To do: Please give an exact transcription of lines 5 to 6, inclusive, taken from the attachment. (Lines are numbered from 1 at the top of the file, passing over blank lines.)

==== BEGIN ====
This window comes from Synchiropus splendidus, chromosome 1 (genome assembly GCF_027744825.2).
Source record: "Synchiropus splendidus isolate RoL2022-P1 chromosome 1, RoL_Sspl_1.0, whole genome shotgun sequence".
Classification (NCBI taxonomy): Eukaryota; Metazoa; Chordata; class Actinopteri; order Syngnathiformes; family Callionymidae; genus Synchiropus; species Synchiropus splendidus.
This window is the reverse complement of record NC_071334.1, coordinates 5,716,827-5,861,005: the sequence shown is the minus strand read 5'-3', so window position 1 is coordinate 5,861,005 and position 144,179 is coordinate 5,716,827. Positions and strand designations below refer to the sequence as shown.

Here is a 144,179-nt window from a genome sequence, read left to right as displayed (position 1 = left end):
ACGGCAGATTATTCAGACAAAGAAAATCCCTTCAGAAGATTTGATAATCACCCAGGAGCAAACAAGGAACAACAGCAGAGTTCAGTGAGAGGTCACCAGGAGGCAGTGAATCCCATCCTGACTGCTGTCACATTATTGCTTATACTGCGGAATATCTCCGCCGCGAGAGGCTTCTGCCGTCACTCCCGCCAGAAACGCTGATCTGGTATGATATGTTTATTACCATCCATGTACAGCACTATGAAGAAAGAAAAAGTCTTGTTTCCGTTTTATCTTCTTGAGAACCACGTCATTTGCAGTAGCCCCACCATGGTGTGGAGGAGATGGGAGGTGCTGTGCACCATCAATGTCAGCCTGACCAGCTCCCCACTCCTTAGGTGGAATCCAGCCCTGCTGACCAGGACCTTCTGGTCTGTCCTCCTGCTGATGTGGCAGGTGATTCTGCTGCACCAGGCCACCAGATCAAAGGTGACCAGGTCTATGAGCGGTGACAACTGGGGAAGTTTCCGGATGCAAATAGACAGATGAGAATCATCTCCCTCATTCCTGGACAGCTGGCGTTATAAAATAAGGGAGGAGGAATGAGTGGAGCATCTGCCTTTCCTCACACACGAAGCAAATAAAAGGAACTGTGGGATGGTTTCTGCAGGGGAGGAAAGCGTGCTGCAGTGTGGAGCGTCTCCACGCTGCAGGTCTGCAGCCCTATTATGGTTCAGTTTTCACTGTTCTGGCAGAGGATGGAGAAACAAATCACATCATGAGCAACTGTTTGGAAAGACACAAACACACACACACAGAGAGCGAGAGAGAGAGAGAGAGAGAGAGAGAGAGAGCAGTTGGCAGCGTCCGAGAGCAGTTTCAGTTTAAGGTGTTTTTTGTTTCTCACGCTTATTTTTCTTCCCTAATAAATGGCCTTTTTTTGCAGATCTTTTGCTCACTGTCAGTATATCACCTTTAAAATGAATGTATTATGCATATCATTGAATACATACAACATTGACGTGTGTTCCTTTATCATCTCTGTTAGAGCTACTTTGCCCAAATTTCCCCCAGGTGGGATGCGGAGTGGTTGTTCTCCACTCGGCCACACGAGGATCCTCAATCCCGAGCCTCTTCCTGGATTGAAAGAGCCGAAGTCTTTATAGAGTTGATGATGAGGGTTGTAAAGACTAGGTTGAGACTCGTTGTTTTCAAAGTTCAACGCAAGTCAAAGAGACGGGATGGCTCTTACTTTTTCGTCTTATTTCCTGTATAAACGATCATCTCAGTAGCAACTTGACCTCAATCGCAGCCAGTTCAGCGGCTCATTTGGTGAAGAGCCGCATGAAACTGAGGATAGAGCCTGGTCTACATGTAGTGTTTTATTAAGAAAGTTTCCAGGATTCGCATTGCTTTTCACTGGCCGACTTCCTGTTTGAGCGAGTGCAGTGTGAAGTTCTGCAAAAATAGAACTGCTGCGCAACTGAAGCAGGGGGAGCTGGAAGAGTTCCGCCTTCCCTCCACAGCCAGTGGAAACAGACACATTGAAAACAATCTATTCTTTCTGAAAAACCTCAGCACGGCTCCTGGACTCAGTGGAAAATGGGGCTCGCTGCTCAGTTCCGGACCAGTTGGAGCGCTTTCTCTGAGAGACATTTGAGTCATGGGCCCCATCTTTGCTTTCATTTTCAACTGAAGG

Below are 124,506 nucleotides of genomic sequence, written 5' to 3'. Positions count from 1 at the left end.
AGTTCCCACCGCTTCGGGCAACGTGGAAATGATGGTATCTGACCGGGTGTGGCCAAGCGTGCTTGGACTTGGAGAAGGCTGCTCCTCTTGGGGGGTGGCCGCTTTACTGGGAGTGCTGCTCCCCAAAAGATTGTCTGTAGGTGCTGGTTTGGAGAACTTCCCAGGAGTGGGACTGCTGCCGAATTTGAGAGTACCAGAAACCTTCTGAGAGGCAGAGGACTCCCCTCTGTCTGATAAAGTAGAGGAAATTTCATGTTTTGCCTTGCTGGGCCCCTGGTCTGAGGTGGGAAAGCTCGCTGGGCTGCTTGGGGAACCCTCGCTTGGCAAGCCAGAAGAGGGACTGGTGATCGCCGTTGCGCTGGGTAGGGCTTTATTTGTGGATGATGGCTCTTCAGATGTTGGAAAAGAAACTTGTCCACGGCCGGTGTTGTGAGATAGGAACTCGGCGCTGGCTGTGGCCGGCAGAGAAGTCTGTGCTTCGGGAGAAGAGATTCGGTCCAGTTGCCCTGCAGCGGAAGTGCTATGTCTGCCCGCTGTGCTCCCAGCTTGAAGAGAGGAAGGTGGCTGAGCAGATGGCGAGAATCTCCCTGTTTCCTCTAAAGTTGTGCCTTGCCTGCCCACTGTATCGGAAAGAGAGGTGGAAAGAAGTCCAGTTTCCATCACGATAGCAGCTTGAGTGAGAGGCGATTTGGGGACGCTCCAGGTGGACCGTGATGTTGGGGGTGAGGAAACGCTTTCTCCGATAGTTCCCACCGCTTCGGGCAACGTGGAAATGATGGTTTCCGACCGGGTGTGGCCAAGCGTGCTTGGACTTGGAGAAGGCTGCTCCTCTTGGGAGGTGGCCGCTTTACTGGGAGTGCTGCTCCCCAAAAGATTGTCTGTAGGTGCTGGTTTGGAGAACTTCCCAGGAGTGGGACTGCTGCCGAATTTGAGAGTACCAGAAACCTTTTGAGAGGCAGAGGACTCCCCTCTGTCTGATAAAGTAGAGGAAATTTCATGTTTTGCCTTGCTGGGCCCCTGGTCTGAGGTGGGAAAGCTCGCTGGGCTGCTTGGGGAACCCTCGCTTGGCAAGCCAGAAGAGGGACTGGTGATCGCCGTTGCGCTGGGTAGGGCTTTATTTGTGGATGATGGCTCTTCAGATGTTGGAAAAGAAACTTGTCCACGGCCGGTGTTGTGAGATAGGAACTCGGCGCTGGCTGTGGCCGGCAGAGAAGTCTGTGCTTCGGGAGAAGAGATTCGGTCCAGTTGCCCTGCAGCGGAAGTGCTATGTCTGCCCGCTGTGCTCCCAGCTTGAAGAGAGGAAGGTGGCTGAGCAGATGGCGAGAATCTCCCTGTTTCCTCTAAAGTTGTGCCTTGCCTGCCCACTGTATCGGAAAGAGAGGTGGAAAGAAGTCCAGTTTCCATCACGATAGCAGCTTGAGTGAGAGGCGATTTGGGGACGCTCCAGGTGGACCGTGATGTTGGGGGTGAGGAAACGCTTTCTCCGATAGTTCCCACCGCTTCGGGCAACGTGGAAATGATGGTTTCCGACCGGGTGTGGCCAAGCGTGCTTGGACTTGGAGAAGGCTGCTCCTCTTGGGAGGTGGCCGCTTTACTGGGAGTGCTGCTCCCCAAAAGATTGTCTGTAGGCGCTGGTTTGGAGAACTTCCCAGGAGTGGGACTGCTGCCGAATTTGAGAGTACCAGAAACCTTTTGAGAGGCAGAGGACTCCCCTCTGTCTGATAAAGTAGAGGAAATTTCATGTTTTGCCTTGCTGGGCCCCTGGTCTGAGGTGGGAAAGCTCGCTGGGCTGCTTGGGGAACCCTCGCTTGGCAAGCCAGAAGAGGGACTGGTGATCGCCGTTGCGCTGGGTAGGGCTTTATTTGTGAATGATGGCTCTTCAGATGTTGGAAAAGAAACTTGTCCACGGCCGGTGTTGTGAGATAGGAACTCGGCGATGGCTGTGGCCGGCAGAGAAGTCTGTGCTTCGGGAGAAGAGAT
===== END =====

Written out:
Here is a 144,179-nt window from a genome sequence, read left to right as displayed (position 1 = left end):
ACGGCAGATTATTCAGACAAAGAAAATCCCTTCAGAAGATTTGATAATCACCCAGGAGCAAACAAGGAACAACAGCAGAGTTCAGTGAGAGGTCACCAGGAGGCAGTGAATCCCATCCTGACTGCTGTCACATTATTGCTTATACTGCGGAATATCTCCGCCGCGAGAGGCTTCTGCCGTCACTCCCGCCAGAAACGCTGATCTGGTATGATATGTTTATTACCATCCATGTACAGCACTATGAAGAAAGAAAAAGTCTTGTTTCCGTTTTATCTTCTTGAGAACCACGTCATTTGCAGTAGCCCCACCATGGTGTGGAGGAGATGGGAGGTGCTGTGCACCATCAATGTCAGCCTGACCAGCTCCCCACTCCTTAGGTGGAATCCAGCCCTGCTGACCAGGACCTTCTGGTCTGTCCTCCTGCTGATGTGGCAGGTGATTCTGCTGCACCAGGCCACCAGATCAAAGGTGACCAGGTCTATGAGCGGTGACAACTGGGGAAGTTTCCGGATGCAAATAGACAGATGAGAATCATCTCCCTCATTCCTGGACAGCTGGCGTTATAAAATAAGGGAGGAGGAATGAGTGGAGCATCTGCCTTTCCTCACACACGAAGCAAATAAAAGGAACTGTGGGATGGTTTCTGCAGGGGAGGAAAGCGTGCTGCAGTGTGGAGCGTCTCCACGCTGCAGGTCTGCAGCCCTATTATGGTTCAGTTTTCACTGTTCTGGCAGAGGATGGAGAAACAAATCACATCATGAGCAACTGTTTGGAAAGACACAAACACACACACACAGAGAGCGAGAGAGAGAGAGAGAGAGAGAGAGAGAGAGCAGTTGGCAGCGTCCGAGAGCAGTTTCAGTTTAAGGTGTTTTTTGTTTCTCACGCTTATTTTTCTTCCCTAATAAATGGCCTTTTTTTGCAGATCTTTTGCTCACTGTCAGTATATCACCTTTAAAATGAATGTATTATGCATATCATTGAATACATACAACATTGACGTGTGTTCCTTTATCATCTCTGTTAGAGCTACTTTGCCCAAATTTCCCCCAGGTGGGATGCGGAGTGGTTGTTCTCCACTCGGCCACACGAGGATCCTCAATCCCGAGCCTCTTCCTGGATTGAAAGAGCCGAAGTCTTTATAGAGTTGATGATGAGGGTTGTAAAGACTAGGTTGAGACTCGTTGTTTTCAAAGTTCAACGCAAGTCAAAGAGACGGGATGGCTCTTACTTTTTCGTCTTATTTCCTGTATAAACGATCATCTCAGTAGCAACTTGACCTCAATCGCAGCCAGTTCAGCGGCTCATTTGGTGAAGAGCCGCATGAAACTGAGGATAGAGCCTGGTCTACATGTAGTGTTTTATTAAGAAAGTTTCCAGGATTCGCATTGCTTTTCACTGGCCGACTTCCTGTTTGAGCGAGTGCAGTGTGAAGTTCTGCAAAAATAGAACTGCTGCGCAACTGAAGCAGGGGGAGCTGGAAGAGTTCCGCCTTCCCTCCACAGCCAGTGGAAACAGACACATTGAAAACAATCTATTCTTTCTGAAAAACCTCAGCACGGCTCCTGGACTCAGTGGAAAATGGGGCTCGCTGCTCAGTTCCGGACCAGTTGGAGCGCTTTCTCTGAGAGACATTTGAGTCATGGGCCCCATCTTTGCTTTCATTTTCAACTGAAGG